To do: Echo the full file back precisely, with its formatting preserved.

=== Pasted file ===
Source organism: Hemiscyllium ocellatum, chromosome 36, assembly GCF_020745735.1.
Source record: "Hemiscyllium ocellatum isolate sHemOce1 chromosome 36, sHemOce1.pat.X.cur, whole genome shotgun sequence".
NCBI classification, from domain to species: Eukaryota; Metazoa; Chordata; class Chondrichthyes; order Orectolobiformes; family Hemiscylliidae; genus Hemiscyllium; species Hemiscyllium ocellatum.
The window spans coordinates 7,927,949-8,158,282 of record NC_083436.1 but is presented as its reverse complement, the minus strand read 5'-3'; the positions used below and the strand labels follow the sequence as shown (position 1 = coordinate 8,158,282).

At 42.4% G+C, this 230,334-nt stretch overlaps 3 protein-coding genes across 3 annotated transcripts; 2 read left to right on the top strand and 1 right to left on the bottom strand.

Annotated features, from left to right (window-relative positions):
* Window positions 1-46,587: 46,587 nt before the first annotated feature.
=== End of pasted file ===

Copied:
Source organism: Hemiscyllium ocellatum, chromosome 36, assembly GCF_020745735.1.
Source record: "Hemiscyllium ocellatum isolate sHemOce1 chromosome 36, sHemOce1.pat.X.cur, whole genome shotgun sequence".
NCBI classification, from domain to species: Eukaryota; Metazoa; Chordata; class Chondrichthyes; order Orectolobiformes; family Hemiscylliidae; genus Hemiscyllium; species Hemiscyllium ocellatum.
The window spans coordinates 7,927,949-8,158,282 of record NC_083436.1 but is presented as its reverse complement, the minus strand read 5'-3'; the positions used below and the strand labels follow the sequence as shown (position 1 = coordinate 8,158,282).

At 42.4% G+C, this 230,334-nt stretch overlaps 3 protein-coding genes across 3 annotated transcripts; 2 read left to right on the top strand and 1 right to left on the bottom strand.

Annotated features, from left to right (window-relative positions):
* Window positions 1-46,587: 46,587 nt before the first annotated feature.